About half of the U.S. population is affected by smoke-free workplace laws.
But many health advocates believe this is not nearly enough. Now, a new study has bolstered their argument. The study, published in the Archives of Internal Medicine, found these laws are associated with a sharply reduced incidence of heart attacks.
Researchers from the Mayo Clinic in Rochester, Minn., examined medical records of patients in Olmsted County, Minn., before and after two smoke-free laws went into effect there.
The first, in 2002, banned smoking in restaurants (but not bars). The second, implemented in 2007, was a comprehensive smoking ban in all workplaces (including bars).
The researchers compared rates of heart attack and sudden cardiac death in the county 18 months before and 18 months after each of the laws went into effect. The rate of heart attacks dropped 34 percent between the time prior to the comprehensive law was implemented and 18 months after. There was also a 17 percent decline in the incidence of sudden cardiac death for the overall study period from about 2001 until 2009.
Incidentally, during that same period, the prevalence of diabetes and obesity, two risk factors for heart disease, increased, and the prevalence of hypertension and high cholesterol remained flat. The rate of smoking did decline somewhat during that time, but not in those who actually had a heart attack or sudden cardiac death.
The results suggest that smoke-free workplace laws, not other lifestyle and diet factors, were responsible for the steep decline in heart attacks, the authors of the study wrote.
Second-hand smoke has long been associated with heart disease in nonsmokers. Research suggests that the cardiovascular effects of second-hand smoke are nearly equal to those of active smoking. Studies have shown damage to arteries and other adverse effects after only 30 minutes of exposure to second hand smoke.
Prior studies have also shown a reduced risk of heart disease after smoke-free workplace laws have gone into effect, but this study has more complete data said the study’s lead author, Dr. Richard D. Hurt, of the Nicotine Dependence Center and department of internal medicine at the Mayo Clinic.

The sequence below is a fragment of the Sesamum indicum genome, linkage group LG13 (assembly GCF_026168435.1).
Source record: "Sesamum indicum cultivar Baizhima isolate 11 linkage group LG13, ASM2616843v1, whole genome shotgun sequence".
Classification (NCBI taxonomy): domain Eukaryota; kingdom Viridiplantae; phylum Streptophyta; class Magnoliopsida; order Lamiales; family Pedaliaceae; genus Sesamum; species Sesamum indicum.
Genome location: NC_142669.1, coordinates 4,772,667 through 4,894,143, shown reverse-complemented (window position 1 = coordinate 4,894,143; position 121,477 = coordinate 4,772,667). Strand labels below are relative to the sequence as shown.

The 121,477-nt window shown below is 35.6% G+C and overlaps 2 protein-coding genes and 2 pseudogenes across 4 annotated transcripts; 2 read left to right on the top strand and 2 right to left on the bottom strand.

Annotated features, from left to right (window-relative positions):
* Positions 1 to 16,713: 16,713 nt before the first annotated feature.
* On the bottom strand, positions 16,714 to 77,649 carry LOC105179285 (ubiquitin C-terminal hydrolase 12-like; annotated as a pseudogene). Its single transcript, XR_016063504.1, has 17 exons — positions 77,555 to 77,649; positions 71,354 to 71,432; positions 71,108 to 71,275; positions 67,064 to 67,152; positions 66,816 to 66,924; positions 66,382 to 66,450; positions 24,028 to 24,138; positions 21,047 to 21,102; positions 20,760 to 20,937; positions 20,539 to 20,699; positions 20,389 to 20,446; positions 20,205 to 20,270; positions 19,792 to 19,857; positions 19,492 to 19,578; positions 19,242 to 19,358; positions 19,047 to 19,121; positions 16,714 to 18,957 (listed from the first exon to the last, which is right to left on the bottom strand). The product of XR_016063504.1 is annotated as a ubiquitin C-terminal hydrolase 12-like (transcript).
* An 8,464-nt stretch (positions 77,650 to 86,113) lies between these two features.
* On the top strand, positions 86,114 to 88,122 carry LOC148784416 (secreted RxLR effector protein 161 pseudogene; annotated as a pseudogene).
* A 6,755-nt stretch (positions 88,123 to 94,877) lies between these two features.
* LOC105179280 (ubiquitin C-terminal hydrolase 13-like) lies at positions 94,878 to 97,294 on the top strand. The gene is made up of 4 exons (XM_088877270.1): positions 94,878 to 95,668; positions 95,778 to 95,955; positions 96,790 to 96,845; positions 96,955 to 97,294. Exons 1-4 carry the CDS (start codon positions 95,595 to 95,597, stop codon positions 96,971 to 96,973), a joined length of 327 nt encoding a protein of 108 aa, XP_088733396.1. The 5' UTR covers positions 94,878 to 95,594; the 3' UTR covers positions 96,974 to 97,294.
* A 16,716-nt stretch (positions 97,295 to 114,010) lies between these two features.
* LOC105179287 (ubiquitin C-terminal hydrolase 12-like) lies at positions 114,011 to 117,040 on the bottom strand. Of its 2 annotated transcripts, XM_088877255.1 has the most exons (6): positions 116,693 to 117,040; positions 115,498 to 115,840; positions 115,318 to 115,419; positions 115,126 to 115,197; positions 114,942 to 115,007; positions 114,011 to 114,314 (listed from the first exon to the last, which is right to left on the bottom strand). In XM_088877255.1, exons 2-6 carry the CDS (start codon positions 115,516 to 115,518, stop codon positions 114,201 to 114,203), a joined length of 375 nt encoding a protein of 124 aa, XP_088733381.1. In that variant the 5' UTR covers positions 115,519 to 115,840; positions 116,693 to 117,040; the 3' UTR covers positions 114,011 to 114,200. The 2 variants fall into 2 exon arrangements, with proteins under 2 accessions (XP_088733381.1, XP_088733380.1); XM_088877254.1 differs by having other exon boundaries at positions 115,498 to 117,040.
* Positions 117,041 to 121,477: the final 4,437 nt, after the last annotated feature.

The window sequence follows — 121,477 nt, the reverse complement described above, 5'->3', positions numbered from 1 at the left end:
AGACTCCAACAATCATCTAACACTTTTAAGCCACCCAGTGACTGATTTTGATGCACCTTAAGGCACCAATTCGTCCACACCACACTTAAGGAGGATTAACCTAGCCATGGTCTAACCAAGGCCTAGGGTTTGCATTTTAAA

Currently, 23 states have comprehensive smoke-free workplace laws in place, as do many cities and counties in those states that don’t have laws, according to Americans for Nonsmokers' Rights, an advocacy group. Those laws cover an estimated 49 percent of workers.
Some laws have also pushed for bans in the outdoor areas surrounding office buildings, meaning you can’t just duck outside your building for a smoke—you’d have to go further afield.
“The 2006 Surgeon’s General report says there is no safe level of exposure,” Hurt said.
Smoke-free workplace laws not only benefit the health of workers, but studies have shown they can help smokers reduce the amount of cigarettes they smoke, and increase quitting rates. They also are associated with people voluntarily having smoke-free policies at home, particularly the homes of smokers.
Laurie Tarkan is an award-winning health journalist whose work appears in the New York Times, among other national magazines and websites. She blogs about the Affordable Care Act for the WellBeeFile. Follow her on Twitter and Facebook.